Supreme Court Decision On McIvor Angers Leaders

Friday, November 06, 2009 at 13:47



Aboriginal leaders and Opposition MPs are condemning the Supreme Court of Canada’s refusal to hear activist Sharon McIvor’s plea to allow all First Nations women to pass on Indian status to their children.


This past spring, the B.C. Court of Appeal agreed with McIvor that Section 6 of the Indian Act, which deals with Indian status discriminates against the descendants of women who married non-Indian men.


McIvor wanted the Supreme Court to expand on the B.C. court’s ruling, and make the cut-off of status to later generations invalid — but the court refused.


Jeannette Corbiere Lavell, president of the Native Women’s Association of Canada, called yesterday’s decision “disappointing” — especially the court costs charged to McIvor, which she says punishes her for bringing forward the case.


Corbiere Lavell, who went to the Supreme Court to regain her own Indian status under what is now known as Bill C-31, is troubled by “continued gender discrimination” that has meant some of her own grandchildren don’t have Indian status — and by the fact that equality for First Nations women is still an unmet goal.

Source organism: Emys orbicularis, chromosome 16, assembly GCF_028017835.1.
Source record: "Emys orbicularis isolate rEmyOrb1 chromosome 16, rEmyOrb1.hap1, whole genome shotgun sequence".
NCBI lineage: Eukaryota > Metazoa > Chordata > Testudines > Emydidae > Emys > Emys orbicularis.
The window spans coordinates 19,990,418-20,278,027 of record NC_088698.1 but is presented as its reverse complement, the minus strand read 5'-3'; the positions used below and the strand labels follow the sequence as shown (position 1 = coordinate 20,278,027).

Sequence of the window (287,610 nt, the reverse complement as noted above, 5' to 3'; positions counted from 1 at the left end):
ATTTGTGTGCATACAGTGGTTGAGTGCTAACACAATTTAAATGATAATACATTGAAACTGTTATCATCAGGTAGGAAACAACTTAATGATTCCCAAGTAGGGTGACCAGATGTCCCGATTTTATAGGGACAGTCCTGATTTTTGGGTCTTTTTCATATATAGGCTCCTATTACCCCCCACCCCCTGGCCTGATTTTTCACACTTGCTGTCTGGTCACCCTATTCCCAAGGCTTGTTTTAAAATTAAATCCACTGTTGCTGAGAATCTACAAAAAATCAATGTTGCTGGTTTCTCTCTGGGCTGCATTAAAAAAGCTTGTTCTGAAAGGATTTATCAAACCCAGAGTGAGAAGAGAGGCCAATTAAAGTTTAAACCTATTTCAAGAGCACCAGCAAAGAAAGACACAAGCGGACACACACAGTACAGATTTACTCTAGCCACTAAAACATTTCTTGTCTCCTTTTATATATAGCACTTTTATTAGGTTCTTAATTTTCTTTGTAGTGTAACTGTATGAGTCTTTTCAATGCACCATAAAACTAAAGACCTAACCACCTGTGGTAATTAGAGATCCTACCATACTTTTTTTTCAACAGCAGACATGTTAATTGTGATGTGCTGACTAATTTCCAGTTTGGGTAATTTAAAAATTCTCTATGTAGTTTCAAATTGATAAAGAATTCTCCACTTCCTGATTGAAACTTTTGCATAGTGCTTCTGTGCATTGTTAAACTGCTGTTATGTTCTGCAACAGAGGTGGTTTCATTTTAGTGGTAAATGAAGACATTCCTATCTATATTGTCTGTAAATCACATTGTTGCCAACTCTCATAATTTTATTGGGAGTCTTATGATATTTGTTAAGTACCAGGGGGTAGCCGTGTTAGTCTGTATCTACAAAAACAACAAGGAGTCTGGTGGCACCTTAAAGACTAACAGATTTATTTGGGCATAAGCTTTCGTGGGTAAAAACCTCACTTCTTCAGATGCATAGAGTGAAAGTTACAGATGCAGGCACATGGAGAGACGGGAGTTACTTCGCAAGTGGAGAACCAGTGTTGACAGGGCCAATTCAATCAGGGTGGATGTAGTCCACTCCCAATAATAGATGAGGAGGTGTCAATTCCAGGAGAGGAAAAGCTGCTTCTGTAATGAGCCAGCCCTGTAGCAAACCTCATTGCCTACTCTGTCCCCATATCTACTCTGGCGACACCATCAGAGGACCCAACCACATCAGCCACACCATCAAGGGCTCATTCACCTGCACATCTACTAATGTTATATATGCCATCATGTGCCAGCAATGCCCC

The B.C. decision, which invalidated Section 6, has prompted the federal government to revise the Act — with a court-imposed deadline of April 6, 2010, and while the government has promised “engagement” with First Nations, full consultation has not happened.


Assembly of First Nations Chief Shawn Atleo says the AFN will continue to push the federal government to work with bands to restore the “inherent rights of First Nations to determine who their citizens are.”


NDP Aboriginal Affairs Critic Jean Crowder, an MP from B.C., worries that if a new Section 6 isn’t ready by April, status could be denied to any children born after that date.